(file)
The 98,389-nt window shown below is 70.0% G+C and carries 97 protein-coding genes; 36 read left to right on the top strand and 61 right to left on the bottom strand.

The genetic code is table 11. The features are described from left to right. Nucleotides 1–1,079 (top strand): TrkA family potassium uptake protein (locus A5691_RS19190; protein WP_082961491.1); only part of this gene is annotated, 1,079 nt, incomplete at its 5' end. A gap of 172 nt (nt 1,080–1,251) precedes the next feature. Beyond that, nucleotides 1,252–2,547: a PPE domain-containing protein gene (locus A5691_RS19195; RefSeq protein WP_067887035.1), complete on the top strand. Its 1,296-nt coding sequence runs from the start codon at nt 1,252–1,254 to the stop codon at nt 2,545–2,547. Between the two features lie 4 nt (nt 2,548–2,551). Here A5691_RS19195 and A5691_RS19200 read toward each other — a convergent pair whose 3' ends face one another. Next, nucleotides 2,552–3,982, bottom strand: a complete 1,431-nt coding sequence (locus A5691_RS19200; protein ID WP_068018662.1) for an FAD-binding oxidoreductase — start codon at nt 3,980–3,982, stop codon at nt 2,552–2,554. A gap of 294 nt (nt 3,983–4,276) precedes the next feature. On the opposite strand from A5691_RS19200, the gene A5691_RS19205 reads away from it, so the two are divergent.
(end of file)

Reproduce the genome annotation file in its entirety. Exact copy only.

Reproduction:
The 98,389-nt window shown below is 70.0% G+C and carries 97 protein-coding genes; 36 read left to right on the top strand and 61 right to left on the bottom strand.

The genetic code is table 11. The features are described from left to right. Nucleotides 1–1,079 (top strand): TrkA family potassium uptake protein (locus A5691_RS19190; protein WP_082961491.1); only part of this gene is annotated, 1,079 nt, incomplete at its 5' end. A gap of 172 nt (nt 1,080–1,251) precedes the next feature. Beyond that, nucleotides 1,252–2,547: a PPE domain-containing protein gene (locus A5691_RS19195; RefSeq protein WP_067887035.1), complete on the top strand. Its 1,296-nt coding sequence runs from the start codon at nt 1,252–1,254 to the stop codon at nt 2,545–2,547. Between the two features lie 4 nt (nt 2,548–2,551). Here A5691_RS19195 and A5691_RS19200 read toward each other — a convergent pair whose 3' ends face one another. Next, nucleotides 2,552–3,982, bottom strand: a complete 1,431-nt coding sequence (locus A5691_RS19200; protein ID WP_068018662.1) for an FAD-binding oxidoreductase — start codon at nt 3,980–3,982, stop codon at nt 2,552–2,554. A gap of 294 nt (nt 3,983–4,276) precedes the next feature. On the opposite strand from A5691_RS19200, the gene A5691_RS19205 reads away from it, so the two are divergent.